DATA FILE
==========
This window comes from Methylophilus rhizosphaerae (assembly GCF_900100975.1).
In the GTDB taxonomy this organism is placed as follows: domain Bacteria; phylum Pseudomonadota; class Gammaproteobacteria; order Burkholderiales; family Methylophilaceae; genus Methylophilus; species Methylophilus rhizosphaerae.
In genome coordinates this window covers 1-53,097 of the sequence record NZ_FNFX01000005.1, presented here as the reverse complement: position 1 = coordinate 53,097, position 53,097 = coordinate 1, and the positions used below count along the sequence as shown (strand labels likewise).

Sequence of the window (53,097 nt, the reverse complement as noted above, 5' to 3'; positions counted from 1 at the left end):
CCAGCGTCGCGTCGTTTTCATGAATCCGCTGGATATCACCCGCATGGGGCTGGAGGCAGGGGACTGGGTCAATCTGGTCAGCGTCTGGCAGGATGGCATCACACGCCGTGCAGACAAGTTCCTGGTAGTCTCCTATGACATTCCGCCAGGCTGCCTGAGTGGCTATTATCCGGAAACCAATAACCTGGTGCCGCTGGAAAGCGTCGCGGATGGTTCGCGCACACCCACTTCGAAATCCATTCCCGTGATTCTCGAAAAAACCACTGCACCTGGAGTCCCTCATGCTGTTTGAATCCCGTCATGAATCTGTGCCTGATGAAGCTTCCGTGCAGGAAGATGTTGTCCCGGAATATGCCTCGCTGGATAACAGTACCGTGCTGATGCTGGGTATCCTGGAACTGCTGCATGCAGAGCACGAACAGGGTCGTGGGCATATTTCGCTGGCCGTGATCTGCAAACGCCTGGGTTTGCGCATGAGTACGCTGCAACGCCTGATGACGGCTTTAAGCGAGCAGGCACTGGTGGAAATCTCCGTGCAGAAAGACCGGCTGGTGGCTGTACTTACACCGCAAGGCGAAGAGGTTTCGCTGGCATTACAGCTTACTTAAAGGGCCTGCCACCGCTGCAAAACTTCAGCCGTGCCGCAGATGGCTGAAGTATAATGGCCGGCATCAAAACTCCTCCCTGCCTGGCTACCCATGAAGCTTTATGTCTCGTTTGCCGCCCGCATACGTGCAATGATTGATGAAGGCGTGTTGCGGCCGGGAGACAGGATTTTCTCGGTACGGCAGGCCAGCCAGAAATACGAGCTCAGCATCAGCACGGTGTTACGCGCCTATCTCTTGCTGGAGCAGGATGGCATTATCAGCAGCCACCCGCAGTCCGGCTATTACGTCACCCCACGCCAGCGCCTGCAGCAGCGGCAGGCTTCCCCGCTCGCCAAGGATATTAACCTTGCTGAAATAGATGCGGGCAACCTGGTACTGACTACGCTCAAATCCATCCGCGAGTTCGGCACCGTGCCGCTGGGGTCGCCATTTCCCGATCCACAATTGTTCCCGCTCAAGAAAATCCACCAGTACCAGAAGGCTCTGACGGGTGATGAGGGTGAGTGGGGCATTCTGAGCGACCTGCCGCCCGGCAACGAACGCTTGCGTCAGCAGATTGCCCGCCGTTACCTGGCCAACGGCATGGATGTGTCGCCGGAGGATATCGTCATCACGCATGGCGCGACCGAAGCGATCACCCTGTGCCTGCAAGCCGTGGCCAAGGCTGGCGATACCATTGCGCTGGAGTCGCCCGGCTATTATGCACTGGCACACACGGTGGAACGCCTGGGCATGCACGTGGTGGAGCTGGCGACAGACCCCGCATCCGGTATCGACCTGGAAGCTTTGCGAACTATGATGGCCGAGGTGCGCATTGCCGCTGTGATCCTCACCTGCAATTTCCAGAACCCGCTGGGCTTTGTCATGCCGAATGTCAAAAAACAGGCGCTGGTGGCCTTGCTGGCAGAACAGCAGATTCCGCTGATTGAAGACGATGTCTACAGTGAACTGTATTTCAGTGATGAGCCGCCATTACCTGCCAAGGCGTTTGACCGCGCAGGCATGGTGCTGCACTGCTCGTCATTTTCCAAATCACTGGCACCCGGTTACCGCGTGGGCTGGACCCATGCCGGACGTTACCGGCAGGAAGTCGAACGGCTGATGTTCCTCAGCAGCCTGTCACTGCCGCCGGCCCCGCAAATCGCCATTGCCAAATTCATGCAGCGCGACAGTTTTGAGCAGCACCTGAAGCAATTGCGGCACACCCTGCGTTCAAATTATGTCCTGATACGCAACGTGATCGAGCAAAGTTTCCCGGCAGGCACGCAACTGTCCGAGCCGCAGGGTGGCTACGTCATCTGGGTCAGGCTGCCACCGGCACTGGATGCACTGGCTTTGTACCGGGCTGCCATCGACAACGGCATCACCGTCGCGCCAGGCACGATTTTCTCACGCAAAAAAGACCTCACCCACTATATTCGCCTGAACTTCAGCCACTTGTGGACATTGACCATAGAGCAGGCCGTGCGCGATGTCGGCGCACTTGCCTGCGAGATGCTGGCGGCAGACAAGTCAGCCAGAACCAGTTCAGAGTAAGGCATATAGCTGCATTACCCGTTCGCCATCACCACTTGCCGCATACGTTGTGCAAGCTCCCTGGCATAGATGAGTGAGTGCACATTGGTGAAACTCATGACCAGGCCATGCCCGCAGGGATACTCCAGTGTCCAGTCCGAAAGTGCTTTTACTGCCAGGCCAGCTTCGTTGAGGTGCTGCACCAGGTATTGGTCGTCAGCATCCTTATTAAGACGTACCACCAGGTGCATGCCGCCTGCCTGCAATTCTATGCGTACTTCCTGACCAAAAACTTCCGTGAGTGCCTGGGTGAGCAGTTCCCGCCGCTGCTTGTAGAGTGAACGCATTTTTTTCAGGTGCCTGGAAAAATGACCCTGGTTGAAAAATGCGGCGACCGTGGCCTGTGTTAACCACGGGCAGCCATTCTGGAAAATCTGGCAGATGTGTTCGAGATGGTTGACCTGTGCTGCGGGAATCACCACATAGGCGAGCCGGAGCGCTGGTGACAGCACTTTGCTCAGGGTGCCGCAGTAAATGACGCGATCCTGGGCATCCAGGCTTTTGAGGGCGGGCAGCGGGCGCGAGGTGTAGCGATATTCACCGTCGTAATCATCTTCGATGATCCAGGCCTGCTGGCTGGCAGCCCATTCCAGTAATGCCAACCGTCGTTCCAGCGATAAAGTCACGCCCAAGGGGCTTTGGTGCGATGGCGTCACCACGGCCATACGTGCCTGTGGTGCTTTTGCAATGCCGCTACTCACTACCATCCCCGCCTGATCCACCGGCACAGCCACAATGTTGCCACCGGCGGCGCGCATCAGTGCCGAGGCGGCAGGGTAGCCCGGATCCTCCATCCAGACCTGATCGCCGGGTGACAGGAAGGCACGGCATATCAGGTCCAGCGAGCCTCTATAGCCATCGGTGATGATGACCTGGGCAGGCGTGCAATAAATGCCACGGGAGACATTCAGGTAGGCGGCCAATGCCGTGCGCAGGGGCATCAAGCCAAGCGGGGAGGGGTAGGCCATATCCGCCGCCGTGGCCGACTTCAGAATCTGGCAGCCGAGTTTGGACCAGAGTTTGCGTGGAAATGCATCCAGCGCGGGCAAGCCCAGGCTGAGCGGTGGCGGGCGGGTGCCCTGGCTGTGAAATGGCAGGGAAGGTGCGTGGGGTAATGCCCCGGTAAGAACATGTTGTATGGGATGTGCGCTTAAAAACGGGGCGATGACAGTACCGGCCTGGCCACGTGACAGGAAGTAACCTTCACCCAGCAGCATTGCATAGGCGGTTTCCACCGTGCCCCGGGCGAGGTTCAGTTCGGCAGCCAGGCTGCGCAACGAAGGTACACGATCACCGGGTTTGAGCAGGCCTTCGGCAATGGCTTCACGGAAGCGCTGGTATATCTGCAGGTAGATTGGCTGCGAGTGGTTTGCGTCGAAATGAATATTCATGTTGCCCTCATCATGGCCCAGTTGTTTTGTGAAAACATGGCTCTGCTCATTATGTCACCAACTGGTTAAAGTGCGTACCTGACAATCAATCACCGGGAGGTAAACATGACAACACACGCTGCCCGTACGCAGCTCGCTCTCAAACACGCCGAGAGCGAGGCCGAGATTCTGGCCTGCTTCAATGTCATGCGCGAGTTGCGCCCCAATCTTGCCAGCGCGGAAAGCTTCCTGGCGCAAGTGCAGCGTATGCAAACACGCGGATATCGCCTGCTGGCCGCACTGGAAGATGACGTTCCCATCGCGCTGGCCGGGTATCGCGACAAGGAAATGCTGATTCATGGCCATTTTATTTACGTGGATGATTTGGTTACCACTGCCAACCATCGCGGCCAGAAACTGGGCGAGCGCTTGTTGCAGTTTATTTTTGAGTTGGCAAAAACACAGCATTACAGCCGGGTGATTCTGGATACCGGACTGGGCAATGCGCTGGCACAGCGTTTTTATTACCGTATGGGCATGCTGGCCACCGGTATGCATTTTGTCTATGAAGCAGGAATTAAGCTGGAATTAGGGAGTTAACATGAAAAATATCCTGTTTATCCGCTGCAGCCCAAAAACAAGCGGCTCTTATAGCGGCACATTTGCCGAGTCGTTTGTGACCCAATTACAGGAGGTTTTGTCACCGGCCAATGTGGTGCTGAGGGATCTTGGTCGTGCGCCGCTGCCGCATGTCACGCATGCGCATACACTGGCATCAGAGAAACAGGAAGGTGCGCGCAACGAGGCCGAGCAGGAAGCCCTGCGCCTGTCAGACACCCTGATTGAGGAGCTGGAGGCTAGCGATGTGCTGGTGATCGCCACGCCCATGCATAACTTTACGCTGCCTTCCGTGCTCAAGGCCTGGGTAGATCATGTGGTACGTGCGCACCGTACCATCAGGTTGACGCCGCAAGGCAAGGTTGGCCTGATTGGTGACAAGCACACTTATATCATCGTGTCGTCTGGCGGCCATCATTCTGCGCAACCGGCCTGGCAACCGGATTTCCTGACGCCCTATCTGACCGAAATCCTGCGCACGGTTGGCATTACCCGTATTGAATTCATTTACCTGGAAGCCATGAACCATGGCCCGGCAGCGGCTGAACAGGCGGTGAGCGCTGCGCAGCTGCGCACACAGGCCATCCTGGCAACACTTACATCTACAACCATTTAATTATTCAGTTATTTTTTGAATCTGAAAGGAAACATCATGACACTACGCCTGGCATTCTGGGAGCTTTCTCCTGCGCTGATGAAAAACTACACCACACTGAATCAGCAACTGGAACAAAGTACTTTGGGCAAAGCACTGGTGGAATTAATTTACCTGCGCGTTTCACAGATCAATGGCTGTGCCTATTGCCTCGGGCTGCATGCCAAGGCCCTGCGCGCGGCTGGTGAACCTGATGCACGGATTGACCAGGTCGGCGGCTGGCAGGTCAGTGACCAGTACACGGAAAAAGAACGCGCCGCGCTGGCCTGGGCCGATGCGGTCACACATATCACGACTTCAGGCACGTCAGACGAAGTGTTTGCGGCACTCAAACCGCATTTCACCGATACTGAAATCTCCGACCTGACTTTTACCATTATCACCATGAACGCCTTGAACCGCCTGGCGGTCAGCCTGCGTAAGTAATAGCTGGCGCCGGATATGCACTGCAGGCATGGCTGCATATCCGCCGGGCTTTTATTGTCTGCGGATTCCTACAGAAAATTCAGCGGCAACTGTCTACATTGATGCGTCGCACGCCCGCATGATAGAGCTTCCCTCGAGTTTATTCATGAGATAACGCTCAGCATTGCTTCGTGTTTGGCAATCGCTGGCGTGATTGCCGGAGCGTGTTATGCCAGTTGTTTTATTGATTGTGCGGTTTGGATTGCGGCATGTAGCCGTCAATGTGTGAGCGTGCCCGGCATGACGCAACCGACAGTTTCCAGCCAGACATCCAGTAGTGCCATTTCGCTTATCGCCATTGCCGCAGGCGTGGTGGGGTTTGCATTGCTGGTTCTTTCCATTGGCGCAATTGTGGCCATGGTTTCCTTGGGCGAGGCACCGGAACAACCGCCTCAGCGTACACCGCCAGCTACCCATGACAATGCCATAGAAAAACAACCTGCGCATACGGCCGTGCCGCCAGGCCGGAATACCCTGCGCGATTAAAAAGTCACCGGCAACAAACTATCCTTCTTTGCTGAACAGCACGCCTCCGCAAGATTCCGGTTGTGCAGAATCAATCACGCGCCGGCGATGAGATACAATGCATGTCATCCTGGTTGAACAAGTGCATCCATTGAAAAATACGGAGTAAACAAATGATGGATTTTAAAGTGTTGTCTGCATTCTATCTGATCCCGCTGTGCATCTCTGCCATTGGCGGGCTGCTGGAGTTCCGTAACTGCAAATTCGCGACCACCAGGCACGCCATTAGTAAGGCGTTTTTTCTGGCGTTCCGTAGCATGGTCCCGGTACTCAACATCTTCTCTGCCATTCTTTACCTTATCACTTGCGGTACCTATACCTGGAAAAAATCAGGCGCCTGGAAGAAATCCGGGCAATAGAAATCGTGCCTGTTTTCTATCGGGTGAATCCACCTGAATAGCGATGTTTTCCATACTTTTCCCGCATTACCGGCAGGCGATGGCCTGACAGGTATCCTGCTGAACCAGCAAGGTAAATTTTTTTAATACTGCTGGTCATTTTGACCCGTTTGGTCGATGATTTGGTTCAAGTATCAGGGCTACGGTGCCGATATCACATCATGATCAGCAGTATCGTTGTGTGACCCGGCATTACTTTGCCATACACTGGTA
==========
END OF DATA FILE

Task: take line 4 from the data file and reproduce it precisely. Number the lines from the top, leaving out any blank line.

Sequence of the window (53,097 nt, the reverse complement as noted above, 5' to 3'; positions counted from 1 at the left end):